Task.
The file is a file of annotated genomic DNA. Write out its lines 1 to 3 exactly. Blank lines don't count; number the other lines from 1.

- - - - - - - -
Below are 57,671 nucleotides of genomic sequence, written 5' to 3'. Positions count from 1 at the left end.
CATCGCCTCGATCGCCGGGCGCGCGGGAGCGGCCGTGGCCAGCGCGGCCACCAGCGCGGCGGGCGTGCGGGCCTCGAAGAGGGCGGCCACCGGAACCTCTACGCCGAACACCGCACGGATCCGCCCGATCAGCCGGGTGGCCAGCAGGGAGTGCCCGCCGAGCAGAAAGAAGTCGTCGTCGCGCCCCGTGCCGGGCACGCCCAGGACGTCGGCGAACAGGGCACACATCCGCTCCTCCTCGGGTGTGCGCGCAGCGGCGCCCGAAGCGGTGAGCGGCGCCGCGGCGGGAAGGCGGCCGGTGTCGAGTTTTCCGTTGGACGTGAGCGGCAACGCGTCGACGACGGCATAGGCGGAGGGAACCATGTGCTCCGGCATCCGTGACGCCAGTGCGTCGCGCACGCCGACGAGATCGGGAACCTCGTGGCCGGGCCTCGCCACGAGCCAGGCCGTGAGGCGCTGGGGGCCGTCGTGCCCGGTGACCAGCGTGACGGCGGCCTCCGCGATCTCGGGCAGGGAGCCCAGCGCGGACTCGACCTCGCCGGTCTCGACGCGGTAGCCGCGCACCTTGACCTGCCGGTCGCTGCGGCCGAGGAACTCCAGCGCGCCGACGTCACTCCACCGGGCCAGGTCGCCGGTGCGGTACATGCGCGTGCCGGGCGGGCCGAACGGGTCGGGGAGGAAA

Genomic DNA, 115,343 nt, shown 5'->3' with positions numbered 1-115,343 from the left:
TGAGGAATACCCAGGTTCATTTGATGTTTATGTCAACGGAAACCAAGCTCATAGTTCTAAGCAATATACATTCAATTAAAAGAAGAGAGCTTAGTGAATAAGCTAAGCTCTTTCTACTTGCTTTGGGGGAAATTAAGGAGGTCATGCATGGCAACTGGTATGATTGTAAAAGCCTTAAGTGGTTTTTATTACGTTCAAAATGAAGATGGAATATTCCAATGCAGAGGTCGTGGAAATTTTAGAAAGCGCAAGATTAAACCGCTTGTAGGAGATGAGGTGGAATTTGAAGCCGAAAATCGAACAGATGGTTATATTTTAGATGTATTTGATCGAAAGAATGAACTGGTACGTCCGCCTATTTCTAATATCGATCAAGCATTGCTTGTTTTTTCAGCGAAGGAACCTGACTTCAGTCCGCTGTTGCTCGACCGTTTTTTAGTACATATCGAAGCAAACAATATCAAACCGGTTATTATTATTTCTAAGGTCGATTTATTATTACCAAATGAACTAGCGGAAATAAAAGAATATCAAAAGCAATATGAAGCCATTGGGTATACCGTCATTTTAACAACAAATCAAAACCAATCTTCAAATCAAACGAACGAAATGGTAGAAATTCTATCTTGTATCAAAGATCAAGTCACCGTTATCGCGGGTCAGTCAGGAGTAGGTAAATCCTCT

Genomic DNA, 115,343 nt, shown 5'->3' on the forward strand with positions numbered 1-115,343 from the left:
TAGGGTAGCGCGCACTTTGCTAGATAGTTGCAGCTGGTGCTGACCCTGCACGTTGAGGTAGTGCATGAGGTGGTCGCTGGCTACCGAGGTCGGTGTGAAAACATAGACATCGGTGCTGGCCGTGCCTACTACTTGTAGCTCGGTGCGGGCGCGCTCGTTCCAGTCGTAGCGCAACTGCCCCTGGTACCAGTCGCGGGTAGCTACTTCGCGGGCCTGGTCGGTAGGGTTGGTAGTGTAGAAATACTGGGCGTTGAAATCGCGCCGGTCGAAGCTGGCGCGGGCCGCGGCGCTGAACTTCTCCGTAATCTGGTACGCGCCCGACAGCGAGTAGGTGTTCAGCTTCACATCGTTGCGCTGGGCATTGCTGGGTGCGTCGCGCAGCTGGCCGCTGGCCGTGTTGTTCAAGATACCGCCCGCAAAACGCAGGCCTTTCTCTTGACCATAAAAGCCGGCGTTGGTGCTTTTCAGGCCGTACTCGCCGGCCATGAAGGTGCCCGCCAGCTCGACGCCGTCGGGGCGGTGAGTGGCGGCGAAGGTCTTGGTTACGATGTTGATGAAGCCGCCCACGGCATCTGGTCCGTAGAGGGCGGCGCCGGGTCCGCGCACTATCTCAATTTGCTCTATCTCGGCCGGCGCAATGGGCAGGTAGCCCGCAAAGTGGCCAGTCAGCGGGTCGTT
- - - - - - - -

Below are 57,671 nucleotides of genomic sequence, written 5' to 3'. Positions count from 1 at the left end.
CATCGCCTCGATCGCCGGGCGCGCGGGAGCGGCCGTGGCCAGCGCGGCCACCAGCGCGGCGGGCGTGCGGGCCTCGAAGAGGGCGGCCACCGGAACCTCTACGCCGAACACCGCACGGATCCGCCCGATCAGCCGGGTGGCCAGCAGGGAGTGCCCGCCGAGCAGAAAGAAGTCGTCGTCGCGCCCCGTGCCGGGCACGCCCAGGACGTCGGCGAACAGGGCACACATCCGCTCCTCCTCGGGTGTGCGCGCAGCGGCGCCCGAAGCGGTGAGCGGCGCCGCGGCGGGAAGGCGGCCGGTGTCGAGTTTTCCGTTGGACGTGAGCGGCAACGCGTCGACGACGGCATAGGCGGAGGGAACCATGTGCTCCGGCATCCGTGACGCCAGTGCGTCGCGCACGCCGACGAGATCGGGAACCTCGTGGCCGGGCCTCGCCACGAGCCAGGCCGTGAGGCGCTGGGGGCCGTCGTGCCCGGTGACCAGCGTGACGGCGGCCTCCGCGATCTCGGGCAGGGAGCCCAGCGCGGACTCGACCTCGCCGGTCTCGACGCGGTAGCCGCGCACCTTGACCTGCCGGTCGCTGCGGCCGAGGAACTCCAGCGCGCCGACGTCACTCCACCGGGCCAGGTCGCCGGTGCGGTACATGCGCGTGCCGGGCGGGCCGAACGGGTCGGGGAGGAAA

Genomic DNA, 115,343 nt, shown 5'->3' with positions numbered 1-115,343 from the left: